There’s been a sudden resurgence of late in the use of natural materials such as stone for all areas of the home. This includes trends popping up that use specific stones, such as travertine, to create an “authentically rustic” or “natural” look in the home. As a result, travertine tiles have been seen in more and more kitchens of late.
Travertine is a form of limestone that was created inside of a hot spring, rather than on a shell reef. The escaping water vapor from the stone resulted in multiple small holes and tunnels through the stone. These holes and part of what gives travertine its characteristic appearance. Left unfilled, a travertine tile will have a matte surface that is pitted with holes ranging in size from the head of a pin to the size of a walnut.
Travertine can be honed and filled at the factory to give it a more uniform appearance, but many people today are opting to use travertine in its natural, unfilled state. Unfortunately for use in the kitchen, this presents two problems. The larger holes in the surface of the stone become a natural receptacle for kitchen debris, making it difficult to keep clean. The larger holes may also weaken the integrity of the stone, and in a high traffic room like the kitchen, this could lead to cracks in the stone down the road.
The answer to this problem is to have the largest of the holes in the stone filled with grout during the installation process. This will not affect the rustic look of the stone, and many of the smaller holes can be left unfilled without a problem. If homeowners are concerned that filling the stone will take away too much of the stone’s natural variation, smaller tiles can be used to help increase the amount of color and surface texture variation in the space. Likewise laying the travertine in a pattern can help break it up and get the desired look.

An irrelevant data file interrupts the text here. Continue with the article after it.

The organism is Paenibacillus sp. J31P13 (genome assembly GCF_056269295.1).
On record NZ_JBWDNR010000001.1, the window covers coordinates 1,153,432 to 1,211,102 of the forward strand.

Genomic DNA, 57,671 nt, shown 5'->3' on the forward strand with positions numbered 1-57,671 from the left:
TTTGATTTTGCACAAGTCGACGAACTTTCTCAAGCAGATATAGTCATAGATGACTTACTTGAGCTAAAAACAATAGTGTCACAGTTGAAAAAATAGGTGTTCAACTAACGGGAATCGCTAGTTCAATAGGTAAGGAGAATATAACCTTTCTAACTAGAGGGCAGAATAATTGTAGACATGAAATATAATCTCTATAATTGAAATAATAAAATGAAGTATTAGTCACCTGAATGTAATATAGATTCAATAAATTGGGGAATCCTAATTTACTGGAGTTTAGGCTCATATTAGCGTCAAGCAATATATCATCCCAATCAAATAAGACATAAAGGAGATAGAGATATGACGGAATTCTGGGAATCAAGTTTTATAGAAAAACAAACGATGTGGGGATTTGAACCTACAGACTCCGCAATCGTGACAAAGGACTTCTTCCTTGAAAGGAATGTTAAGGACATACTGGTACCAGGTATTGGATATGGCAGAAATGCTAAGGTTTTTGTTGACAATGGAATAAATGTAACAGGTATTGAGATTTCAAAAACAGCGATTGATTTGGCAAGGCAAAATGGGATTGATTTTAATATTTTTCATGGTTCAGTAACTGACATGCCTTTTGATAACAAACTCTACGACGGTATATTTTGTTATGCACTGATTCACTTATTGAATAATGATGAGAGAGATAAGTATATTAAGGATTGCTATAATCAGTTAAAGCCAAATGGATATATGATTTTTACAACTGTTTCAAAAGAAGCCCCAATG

Travertine is a beautiful natural stone, perfect for today’s natural trends. It needs to be treated properly, however, to ensure that it stays beautiful for years to come.
Marble, granite, and limestone are all used frequently on the walls and floors of shower stalls and surrounds. And while these stones look beautiful as tiles, some stones with dramatic veining and color patterns can become too busy in a small space when broken up into 12-inch squares. With veins and colors running in all directions and grout lines forming a grid, it can overwhelm the area, and force the homeowner to make another, safer choice for their shower surround material.
For homeowners that want that dramatic veining in their shower, without the grout lines or the busyness that tiles can bring, there is another option: stone slabs.
Stone slabs are the large, often 5-feet or bigger pieces of stone that are primarily used on countertops. These larger, unbroken expanses of stone let the true nature of the stone’s color and veining come through. And while they aren’t use frequently on floors and walls, this is a viable option.
Stone slabs being used on shower surrounds and shower floors are fabricated exactly like they would be for a counter. A template is made of the shower, including the placement of shower heads, valves, and drains. The stone is then cut to fit the space, with often two or more slabs being used and epoxied together at the edges to form a watertight seal.
The end result is a beautiful, dramatic shower that can make a statement and become a focal point in bathrooms with open designs. Stone slabs make an excellent choice on shower floors in small areas, although they can be used in larger situations as well if small channels are dug into the stone to help funnel water toward the drain.
The next time a beautiful, but busy stone is passed by for the shower due to chaotic appearance of the tile, consider using a stone slab in its place.